Tubes and their Additives
One of the most common questions we receive here at the Center for Phlebotomy Education is “what tests go in which tubes?” Unfortunately, we can’t answer that question definitively. That’s because every facility is a little different in that regard. In some facilities, electrolytes are tested in heparinized (green-stopper) tubes whereas others test serum from red-stopper tubes. Some measure sedimentation rates on lavender-stopper EDTA tubes while others perform them on blood in a black-stopper tube containing sodium citrate. Because of this variability, there is no universal list of tubes and tests that applies to all facilities. However, some generalities do exist. Here is a list of some of the more common tests specimen collection personnel draw on their patients and the tubes they are most likely to be collected in.
This Month in Phlebotomy Today
Hereís what subscribers to Phlebotomy Today, the Center for Phlebotomy Educationís paid-subscription newsletter currently in its 8th year of publication, are reading about this month:
For subscription rates and to subscribe to Phlebotomy Today, visit www.phlebotomy.com/PhlebotomyToday.html. The current monthís issue will be emailed to you immediately upon subscribing.
Featured FAQ: Face shields and phlebotomy
Question: Iím confused. Someone at a conference recently said face shields are required for phlebotomy. This is new to me and I want to make sure Iím not in violation of the standards. Iím afraid to call my local OSHA office for fear that theyíll show up on my doorstep.
Response: Your fear is unfounded. OSHA actually wants to help you comply with the standards and would look favorably on your willingness to contact them for guidance. The passage in the Bloodborne Pathogens Standard that addresses the issue reads as follows: "Masks in combination with eye protection devices, such as goggles or glasses with solid side shields, or chin-length face shields, shall be worn whenever splashes, spray, spatter, or droplets of blood or other potentially infectious materials may be generated and eye, nose, or mouth contamination can be reasonably anticipated." Routine phlebotomy doesn't usually pose that risk, but it's up to the employer to make that determination. So the information you received is not exactly correct. Some companies warn against splatter on the packaging of their safety needles. Make sure you address such warnings with the appropriate precautions.
Each month, PT-STAT! will include one of the hundreds of phlebotomy FAQs in the growing database of questions and answers culled from Phlebotomy Central, the members-only section of the Center for Phlebotomy Education's web site. For information on joining Phlebotomy Central, visit www.phlebotomy.com/PhlebotomyCentral.html.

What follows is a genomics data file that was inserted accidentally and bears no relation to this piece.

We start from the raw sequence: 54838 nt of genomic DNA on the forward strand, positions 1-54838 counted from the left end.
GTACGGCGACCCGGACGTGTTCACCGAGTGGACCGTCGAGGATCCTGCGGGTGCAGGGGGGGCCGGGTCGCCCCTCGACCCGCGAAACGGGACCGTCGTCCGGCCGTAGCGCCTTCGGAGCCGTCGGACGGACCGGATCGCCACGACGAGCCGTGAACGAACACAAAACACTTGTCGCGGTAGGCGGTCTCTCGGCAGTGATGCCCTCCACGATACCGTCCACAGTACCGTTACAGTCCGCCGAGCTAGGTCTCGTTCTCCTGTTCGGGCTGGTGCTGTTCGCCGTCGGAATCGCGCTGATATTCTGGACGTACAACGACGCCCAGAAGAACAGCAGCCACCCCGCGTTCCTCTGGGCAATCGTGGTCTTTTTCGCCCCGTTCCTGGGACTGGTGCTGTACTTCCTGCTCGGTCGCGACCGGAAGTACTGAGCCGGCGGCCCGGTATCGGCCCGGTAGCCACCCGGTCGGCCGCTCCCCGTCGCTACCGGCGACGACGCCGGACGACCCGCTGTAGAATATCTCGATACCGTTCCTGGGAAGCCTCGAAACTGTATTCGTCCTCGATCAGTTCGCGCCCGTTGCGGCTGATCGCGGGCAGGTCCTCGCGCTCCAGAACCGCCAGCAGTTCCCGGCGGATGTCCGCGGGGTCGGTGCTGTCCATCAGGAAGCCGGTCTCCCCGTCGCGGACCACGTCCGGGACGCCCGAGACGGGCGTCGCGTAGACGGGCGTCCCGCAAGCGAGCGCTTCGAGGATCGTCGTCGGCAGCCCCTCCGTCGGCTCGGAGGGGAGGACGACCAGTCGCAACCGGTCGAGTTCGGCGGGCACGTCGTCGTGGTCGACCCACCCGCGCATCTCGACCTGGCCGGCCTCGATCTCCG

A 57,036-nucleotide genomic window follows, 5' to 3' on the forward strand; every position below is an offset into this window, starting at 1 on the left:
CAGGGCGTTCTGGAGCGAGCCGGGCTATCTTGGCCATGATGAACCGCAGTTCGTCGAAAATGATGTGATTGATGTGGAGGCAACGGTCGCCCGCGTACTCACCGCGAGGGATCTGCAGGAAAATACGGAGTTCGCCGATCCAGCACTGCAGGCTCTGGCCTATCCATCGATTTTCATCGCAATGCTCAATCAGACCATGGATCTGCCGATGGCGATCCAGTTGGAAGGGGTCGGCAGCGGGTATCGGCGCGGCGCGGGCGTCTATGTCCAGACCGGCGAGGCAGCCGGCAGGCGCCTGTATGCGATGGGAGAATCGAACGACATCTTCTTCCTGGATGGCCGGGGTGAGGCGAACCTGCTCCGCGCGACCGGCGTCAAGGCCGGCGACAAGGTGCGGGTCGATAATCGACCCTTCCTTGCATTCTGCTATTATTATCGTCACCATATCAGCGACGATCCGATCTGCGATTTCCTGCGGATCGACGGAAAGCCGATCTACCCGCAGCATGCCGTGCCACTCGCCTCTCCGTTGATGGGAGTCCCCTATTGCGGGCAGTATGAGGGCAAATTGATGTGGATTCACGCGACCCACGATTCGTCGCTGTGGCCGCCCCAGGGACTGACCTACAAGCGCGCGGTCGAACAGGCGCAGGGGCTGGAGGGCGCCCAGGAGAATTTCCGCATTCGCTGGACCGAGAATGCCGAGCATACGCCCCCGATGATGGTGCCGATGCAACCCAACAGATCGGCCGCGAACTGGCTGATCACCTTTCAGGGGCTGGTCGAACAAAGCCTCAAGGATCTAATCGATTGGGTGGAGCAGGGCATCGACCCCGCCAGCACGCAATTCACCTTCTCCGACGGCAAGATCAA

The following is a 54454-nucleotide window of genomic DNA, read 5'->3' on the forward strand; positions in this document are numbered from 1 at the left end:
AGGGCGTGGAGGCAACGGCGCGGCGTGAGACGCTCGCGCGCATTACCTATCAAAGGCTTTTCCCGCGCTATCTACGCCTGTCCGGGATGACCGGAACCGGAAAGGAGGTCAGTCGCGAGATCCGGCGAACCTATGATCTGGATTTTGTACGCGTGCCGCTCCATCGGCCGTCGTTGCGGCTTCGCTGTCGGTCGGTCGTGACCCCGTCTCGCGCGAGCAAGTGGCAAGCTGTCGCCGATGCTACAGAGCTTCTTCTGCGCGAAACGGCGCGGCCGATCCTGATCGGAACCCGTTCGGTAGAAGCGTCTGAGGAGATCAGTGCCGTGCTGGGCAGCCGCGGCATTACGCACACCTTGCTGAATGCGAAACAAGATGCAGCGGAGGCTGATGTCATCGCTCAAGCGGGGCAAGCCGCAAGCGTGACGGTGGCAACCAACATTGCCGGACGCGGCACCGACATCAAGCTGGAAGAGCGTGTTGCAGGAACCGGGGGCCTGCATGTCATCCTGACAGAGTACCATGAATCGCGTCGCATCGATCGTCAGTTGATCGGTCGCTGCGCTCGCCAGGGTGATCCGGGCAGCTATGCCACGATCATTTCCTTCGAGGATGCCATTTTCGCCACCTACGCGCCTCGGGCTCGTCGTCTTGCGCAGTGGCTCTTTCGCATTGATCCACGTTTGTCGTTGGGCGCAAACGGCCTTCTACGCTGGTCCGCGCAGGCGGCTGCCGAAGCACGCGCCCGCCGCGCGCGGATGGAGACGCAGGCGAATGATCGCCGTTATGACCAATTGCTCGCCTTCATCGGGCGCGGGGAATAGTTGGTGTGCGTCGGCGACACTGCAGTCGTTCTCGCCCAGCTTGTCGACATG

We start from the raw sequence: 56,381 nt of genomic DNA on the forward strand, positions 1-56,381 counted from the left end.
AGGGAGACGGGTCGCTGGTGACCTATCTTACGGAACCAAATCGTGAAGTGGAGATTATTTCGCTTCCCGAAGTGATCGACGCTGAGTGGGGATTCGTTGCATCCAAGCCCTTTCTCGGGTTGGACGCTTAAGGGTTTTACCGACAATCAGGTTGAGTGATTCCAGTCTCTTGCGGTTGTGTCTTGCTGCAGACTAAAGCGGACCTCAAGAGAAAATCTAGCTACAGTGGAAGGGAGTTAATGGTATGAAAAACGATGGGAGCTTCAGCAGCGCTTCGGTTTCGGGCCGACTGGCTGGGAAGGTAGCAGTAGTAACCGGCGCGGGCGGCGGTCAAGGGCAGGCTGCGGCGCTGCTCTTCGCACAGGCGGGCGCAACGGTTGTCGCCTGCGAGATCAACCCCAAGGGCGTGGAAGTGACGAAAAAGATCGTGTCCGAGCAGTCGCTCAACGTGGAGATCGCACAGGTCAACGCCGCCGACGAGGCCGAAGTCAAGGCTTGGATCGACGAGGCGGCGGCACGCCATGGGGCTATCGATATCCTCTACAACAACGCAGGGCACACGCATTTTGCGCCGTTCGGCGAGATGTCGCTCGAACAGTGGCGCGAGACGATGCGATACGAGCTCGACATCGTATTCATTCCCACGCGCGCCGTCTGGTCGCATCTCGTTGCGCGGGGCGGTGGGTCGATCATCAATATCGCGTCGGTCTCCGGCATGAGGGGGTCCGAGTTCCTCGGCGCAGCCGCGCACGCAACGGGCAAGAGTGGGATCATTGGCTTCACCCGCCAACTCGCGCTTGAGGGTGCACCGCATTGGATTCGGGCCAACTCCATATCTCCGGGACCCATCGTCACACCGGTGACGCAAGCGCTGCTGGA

Specimen Collection Safety: Syringes
Do you use syringes to draw blood? A study conducted by the National Institute of Occupational Safety and Health (NIOSH) associates syringe use with the highest rate of accidental needlesticks among all healthcare professionals injured during a 4-year period. The Clinical and Laboratory Standards Institute (CLSI), the committee that establishes the standards by which laboratory procedures should be performed, discourages their use for safety reasons. Officials at the International Healthcare Worker Safety Center echo their sentiments.
However, draws outside
of the antecubital area are seldom successful unless syringes are used. In
the antecubital area, they should be employed only when attempting to access
small veins and/or veins that are anticipated to collapse if tube holders are
used. Syringes must have a safety feature or be used with a safety needle and
activated immediately after use.
What Would You Do?
Each month, What Would You Do? presents a different case study, then asks readers to contribute their ideas as to how each situation would best be handled. The following month, selected responses will be chosen by the editor and published (sender will be identified by first name and state only). The most accurate, well written response will receive a free "Accurate Results Begin With Me!® t-shirt. The exercise will conclude with a review of the selected submissions and a discussion of the standards pertinent to the case study.